2016-04-05
Journal Article
2016-01-0317
Yuanzhan Wang, Jason B. Siegel, Anna G. Stefanopoulou
Abstract This paper addresses scheduling of quantized power levels (including part load operation and startup/shutdown periods) for a propane powered solid oxide fuel cell (SOFC) hybridized with a lithium-ion battery for a tracked mobile robot. The military requires silent operation and long duration missions, which cannot be met by batteries alone due to low energy density or with combustion engines due to noise. To meet this need we consider an SOFC operated at a few discrete power levels where maximum system efficiency can be achieved. The fuel efficiency decreases during transients and resulting thermal gradients lead to stress and degradation of the stack; therefore switching power levels should be minimized. Excess generated energy is used to charge the battery, but when it’s fully charged the SOFC should be turned off to conserve fuel.
2016-04-05
Technical Paper
2016-01-0325
Farhan Javed, Salman Javed
Abstract Additive manufacturing has experienced rapid growth over a span of 25 years. Additive manufacturing involves the development of a three-dimensional (3D) object by stacking layer upon layer. Conventional machining techniques involve the removal of material. However, this technique differentiates itself from other techniques by means of addition of the material. The integration of CAD with additive manufacturing has offered the ability to create complex structures. Despite its clear benefits, additive manufacturing suffers from a high initial investment. An average cost of an entry level commercial 3D printer is 600$. A low-cost 3D printer has been designed and built for experimental investigation within a budget of 300$. The paramount process of 3D printing involves a combination of interpreting data from CAD files and controlling the motors using this data. The various design considerations while developing the 3D printer have been discussed.
2016-04-05
Technical Paper
2016-01-0328
Scott Curran, Paul Chambon, Randall Lind, Lonnie Love, Robert Wagner, Steven Whitted, David Smith, Brian Post, Ronald Graves, Craig Blue, Johney Green, Martin Keller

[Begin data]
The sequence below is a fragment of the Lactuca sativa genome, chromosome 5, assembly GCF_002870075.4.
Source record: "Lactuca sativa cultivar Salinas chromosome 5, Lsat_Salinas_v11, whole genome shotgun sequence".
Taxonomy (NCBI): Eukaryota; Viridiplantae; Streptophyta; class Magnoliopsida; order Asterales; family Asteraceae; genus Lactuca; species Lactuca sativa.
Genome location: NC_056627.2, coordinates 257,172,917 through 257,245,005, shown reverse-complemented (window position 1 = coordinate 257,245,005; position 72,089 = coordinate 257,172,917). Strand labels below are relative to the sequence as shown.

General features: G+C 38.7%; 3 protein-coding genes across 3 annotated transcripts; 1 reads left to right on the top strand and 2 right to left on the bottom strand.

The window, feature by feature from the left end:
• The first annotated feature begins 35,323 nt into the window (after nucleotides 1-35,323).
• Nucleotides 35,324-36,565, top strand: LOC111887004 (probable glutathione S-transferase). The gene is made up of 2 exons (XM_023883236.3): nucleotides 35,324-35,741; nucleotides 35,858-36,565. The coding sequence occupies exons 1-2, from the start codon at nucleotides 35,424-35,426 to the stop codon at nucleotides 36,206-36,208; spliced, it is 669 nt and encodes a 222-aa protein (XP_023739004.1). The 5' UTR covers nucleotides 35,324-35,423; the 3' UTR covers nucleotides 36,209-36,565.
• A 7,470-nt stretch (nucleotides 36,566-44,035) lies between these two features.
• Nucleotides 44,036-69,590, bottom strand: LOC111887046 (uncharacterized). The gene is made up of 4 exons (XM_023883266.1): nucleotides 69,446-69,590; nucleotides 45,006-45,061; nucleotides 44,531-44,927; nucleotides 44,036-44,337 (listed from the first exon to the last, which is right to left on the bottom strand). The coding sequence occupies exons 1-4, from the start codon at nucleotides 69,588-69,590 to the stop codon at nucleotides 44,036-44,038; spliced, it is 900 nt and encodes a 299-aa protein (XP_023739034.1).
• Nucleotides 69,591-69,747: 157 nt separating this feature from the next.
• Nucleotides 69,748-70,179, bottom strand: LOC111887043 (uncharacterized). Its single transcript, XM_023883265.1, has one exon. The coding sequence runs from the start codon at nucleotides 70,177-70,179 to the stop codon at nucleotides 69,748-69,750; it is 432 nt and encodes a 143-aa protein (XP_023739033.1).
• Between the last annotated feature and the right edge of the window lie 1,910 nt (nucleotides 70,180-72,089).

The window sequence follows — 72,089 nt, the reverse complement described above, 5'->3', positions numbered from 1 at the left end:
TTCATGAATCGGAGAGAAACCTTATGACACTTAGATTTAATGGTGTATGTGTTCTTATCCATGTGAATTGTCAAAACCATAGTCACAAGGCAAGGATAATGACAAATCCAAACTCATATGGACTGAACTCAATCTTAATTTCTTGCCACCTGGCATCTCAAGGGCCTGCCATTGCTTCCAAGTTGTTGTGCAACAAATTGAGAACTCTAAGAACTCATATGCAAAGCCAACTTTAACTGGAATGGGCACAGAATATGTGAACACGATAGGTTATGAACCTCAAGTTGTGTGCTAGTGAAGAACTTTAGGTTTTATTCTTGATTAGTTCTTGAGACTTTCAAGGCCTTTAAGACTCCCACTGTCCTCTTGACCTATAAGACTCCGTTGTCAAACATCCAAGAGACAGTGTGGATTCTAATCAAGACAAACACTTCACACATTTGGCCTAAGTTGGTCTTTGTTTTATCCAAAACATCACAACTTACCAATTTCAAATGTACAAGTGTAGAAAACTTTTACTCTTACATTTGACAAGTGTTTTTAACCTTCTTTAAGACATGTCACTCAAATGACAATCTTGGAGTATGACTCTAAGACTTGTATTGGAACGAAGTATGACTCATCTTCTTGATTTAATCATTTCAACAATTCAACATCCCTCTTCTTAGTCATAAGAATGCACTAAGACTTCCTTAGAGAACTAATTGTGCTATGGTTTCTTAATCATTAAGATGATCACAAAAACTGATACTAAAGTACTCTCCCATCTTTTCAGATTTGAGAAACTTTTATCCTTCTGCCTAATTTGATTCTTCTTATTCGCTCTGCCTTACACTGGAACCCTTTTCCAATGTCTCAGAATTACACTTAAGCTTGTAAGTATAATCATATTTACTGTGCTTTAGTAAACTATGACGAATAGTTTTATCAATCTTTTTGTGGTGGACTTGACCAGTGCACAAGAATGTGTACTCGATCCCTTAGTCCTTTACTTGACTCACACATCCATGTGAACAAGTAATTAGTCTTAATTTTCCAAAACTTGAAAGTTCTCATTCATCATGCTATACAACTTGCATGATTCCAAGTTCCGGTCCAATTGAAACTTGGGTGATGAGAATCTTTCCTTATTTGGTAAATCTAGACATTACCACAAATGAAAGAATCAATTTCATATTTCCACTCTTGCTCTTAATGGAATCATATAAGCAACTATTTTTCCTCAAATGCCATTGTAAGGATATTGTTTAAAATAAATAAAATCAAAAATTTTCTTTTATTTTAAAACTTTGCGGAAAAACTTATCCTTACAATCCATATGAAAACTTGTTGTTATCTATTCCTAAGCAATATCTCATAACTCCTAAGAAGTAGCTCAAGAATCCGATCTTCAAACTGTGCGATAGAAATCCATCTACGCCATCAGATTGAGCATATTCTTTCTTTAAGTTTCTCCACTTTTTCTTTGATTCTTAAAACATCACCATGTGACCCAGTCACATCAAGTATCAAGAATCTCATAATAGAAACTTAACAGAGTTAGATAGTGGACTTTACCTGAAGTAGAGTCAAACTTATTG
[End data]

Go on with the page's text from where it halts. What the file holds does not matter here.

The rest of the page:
Abstract Rapid vehicle powertrain development has become a technological breakthrough for the design and implementation of vehicles that meet and exceed the fuel efficiency, cost, and performance targets expected by today’s consumer. Recently, advances in large scale additive manufacturing have provided the means to bridge hardware-in-the-loop with preproduction mule chassis testing. This paper details a case study from Oak Ridge National Laboratory bridging the powertrain-in-the-loop development process with vehicle systems implementation using big area additive manufacturing (BAAM). For this case study, the use of a component-in-the-loop laboratory with math-based models is detailed for the design of a battery electric powertrain to be implemented in a printed prototype mule. The ability for BAAM to accelerate the mule development process via the concept of computer-aided design to part is explored.
2016-04-05
Technical Paper
2016-01-0329
Piyush Bubna, Michael P. Humbert, Marc Wiseman, Enrico Manes
Abstract Conventional car manufacturing is extremely capital and energy-intensive. Due to these limitations, major auto manufacturers produce very similar, if not virtually identical, vehicles at very large volumes. This limits potential customization for different users and acts as a barrier to entry for new companies or production techniques. Better understanding of the barriers for low volume production and possible solutions with innovative production techniques is crucial for making low volume vehicles viable and accelerating the adoption of new production techniques and lightweight materials into the competitive marketplace. Additive manufacturing can enable innovative design with minimal capital investment in tooling and hence should be ideal for low and perhaps high volume parts. For this reason, it was desired to evaluate potential opportunities in manufacturing automotive parts with additive techniques.
2016-04-05
Technical Paper
2016-01-0333
Pavel Lykov, Rustam Baytimerov, Sergey Vaulin, Evgeny Safonov, Dmitry Zherebtsov
Abstract Due to its unique physical properties (high thermal and electric conductivity) copper is one of the most interesting materials in point of view of additive manufacturing in particular of Selective Laser Melting (SLM). But because of the low laser radiation absorption, low melting point and high thermal conductivity it is difficult to fabricate of copper components without pores. Results of many research have been shown that for successful Selective Laser Melting of copper powder is needed high laser power (more than 300 W) and high laser scanning speed (more than 600 mm/s). However now most SLM machines are equipped with laser plants with output power up to 200 W.In this research, SLM machine with 200 W maximum power CO2 laser has been used. For determination of the influence of SLM process parameters on quality of copper parts cubic specimens have been fabricated. The point distance, exposure time and base plate preheating temperature have been changing.